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Modeling Temperature

The sine curve is a periodic function that repeats itself. The shape of the curve is similar to the shape of waves in an ocean. A graph of the sine curve is shown below.

The monthly average of the mean temperature (in degrees F) in Athens, GA from 1990 - 1997 is shown in the table below.

January 44.4
February 48.3
March 54.0
April 61.7
May 70.0
June 76.7
July 79.7
August 78.8
September 73.3
October 62.7
November 52.3
December 46.9

The data are graphed (blue diamonds) in an Excel spreadsheet. On the spreadsheet you will notice the following cells just above the graph:

A= 1.000
B= 1.000
C= 1.000
D= 1.000

A, B, C, D correspond to the equation: Temperature = A*sin (B*month + C) + D. This is the equation with which we will model the actual temperature data above. A mathematical model is a representation of a phenomenon using mathematics. The values of this equation is graphed (pink squares). Change the numerical values of the variables until the model closely resembles the actual data.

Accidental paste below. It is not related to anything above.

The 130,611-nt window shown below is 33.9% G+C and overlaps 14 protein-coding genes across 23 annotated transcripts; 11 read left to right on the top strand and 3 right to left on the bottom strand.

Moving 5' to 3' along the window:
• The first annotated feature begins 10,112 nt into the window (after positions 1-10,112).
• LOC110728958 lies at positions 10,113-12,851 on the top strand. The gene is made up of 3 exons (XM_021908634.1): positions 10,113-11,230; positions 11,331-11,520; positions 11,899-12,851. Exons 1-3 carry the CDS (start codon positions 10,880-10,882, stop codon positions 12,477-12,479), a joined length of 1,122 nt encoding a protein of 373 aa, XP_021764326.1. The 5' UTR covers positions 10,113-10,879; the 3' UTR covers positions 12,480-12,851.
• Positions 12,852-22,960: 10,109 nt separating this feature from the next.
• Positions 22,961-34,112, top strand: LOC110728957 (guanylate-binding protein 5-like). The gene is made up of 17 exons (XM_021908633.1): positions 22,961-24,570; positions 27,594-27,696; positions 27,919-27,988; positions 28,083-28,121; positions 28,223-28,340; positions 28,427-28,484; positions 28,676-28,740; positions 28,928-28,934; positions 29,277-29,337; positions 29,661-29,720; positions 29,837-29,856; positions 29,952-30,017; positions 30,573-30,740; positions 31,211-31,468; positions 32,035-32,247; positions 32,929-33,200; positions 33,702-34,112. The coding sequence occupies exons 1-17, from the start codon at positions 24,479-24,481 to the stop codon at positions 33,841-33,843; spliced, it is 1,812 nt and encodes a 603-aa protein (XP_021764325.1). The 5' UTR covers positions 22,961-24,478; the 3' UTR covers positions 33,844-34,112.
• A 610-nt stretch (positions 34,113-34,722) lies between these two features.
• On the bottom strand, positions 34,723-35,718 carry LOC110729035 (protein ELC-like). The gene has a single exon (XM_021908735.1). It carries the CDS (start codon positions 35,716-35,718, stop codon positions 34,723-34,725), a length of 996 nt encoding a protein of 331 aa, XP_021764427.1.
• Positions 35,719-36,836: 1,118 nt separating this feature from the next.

Why is the sine curve used to model the temperature data? What is the equation that best modeled the temperature? What happens to the sine curve when you change the values of A, B, C, and D?


Compare and contrast yearly maximal temperature fluctuation patterns in different cities. Examine the same data set from the national weather service in California or Utah.

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